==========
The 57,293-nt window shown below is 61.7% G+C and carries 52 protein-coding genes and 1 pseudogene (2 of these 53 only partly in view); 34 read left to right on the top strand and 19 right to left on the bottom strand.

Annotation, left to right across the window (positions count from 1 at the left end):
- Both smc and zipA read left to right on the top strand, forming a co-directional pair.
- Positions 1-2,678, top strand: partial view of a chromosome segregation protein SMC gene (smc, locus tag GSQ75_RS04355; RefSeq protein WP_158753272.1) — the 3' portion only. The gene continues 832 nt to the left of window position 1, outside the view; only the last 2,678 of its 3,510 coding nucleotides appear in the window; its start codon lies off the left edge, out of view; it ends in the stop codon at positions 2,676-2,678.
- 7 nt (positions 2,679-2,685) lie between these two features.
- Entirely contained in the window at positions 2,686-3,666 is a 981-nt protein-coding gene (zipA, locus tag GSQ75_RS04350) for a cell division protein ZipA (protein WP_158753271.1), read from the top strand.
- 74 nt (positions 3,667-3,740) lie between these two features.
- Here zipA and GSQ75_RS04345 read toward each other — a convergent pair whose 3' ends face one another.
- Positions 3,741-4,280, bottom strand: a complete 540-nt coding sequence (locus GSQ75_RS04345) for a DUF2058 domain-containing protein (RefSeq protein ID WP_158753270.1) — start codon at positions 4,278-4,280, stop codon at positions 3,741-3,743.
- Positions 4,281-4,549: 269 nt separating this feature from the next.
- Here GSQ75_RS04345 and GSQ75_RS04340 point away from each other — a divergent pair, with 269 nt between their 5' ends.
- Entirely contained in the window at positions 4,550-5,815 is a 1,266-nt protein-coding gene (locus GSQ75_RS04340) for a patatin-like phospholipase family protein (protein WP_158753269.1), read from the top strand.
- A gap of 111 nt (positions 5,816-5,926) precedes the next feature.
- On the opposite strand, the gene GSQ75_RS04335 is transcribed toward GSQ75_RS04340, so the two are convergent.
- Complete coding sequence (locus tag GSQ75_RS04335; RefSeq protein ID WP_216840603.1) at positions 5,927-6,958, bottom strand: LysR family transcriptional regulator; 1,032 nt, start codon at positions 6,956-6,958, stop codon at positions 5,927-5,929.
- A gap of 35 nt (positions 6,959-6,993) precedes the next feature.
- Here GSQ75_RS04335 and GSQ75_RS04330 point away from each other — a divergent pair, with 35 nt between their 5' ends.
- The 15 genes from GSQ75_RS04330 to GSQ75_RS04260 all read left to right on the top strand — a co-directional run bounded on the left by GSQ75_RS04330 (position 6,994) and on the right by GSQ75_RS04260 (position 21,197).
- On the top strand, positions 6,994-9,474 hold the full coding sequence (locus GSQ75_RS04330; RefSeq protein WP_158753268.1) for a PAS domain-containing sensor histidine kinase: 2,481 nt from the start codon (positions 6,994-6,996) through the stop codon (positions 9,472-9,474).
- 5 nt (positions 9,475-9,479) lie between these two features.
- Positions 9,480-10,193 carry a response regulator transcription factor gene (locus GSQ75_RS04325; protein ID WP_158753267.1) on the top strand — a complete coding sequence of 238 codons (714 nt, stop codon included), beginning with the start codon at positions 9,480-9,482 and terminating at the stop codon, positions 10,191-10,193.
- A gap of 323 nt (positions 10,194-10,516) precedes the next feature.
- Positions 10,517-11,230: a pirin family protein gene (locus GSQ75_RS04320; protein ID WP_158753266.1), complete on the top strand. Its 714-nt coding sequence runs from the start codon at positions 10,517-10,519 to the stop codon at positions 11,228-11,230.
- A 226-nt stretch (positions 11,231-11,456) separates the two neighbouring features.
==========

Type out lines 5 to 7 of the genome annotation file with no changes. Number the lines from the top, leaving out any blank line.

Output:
- 7 nt (positions 2,679-2,685) lie between these two features.
- Entirely contained in the window at positions 2,686-3,666 is a 981-nt protein-coding gene (zipA, locus tag GSQ75_RS04350) for a cell division protein ZipA (protein WP_158753271.1), read from the top strand.
- 74 nt (positions 3,667-3,740) lie between these two features.